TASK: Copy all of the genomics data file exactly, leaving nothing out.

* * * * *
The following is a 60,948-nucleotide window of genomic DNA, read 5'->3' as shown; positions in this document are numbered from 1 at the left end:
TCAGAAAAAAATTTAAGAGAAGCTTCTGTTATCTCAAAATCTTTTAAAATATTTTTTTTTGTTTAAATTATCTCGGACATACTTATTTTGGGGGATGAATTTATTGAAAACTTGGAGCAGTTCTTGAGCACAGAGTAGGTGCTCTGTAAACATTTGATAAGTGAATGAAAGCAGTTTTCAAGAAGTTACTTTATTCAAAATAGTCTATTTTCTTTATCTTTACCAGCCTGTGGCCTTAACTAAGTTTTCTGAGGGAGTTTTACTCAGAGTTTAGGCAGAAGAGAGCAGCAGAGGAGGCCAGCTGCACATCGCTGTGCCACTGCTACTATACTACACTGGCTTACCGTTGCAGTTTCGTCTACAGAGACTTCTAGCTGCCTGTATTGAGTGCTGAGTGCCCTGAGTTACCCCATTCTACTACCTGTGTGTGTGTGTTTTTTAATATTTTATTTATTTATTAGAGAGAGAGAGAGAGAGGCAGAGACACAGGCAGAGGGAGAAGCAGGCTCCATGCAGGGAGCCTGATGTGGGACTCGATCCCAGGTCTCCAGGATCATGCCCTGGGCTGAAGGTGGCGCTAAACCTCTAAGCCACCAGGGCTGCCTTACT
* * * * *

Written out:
The following is a 60,948-nucleotide window of genomic DNA, read 5'->3' as shown; positions in this document are numbered from 1 at the left end:
TCAGAAAAAAATTTAAGAGAAGCTTCTGTTATCTCAAAATCTTTTAAAATATTTTTTTTTGTTTAAATTATCTCGGACATACTTATTTTGGGGGATGAATTTATTGAAAACTTGGAGCAGTTCTTGAGCACAGAGTAGGTGCTCTGTAAACATTTGATAAGTGAATGAAAGCAGTTTTCAAGAAGTTACTTTATTCAAAATAGTCTATTTTCTTTATCTTTACCAGCCTGTGGCCTTAACTAAGTTTTCTGAGGGAGTTTTACTCAGAGTTTAGGCAGAAGAGAGCAGCAGAGGAGGCCAGCTGCACATCGCTGTGCCACTGCTACTATACTACACTGGCTTACCGTTGCAGTTTCGTCTACAGAGACTTCTAGCTGCCTGTATTGAGTGCTGAGTGCCCTGAGTTACCCCATTCTACTACCTGTGTGTGTGTGTTTTTTAATATTTTATTTATTTATTAGAGAGAGAGAGAGAGAGGCAGAGACACAGGCAGAGGGAGAAGCAGGCTCCATGCAGGGAGCCTGATGTGGGACTCGATCCCAGGTCTCCAGGATCATGCCCTGGGCTGAAGGTGGCGCTAAACCTCTAAGCCACCAGGGCTGCCTTACT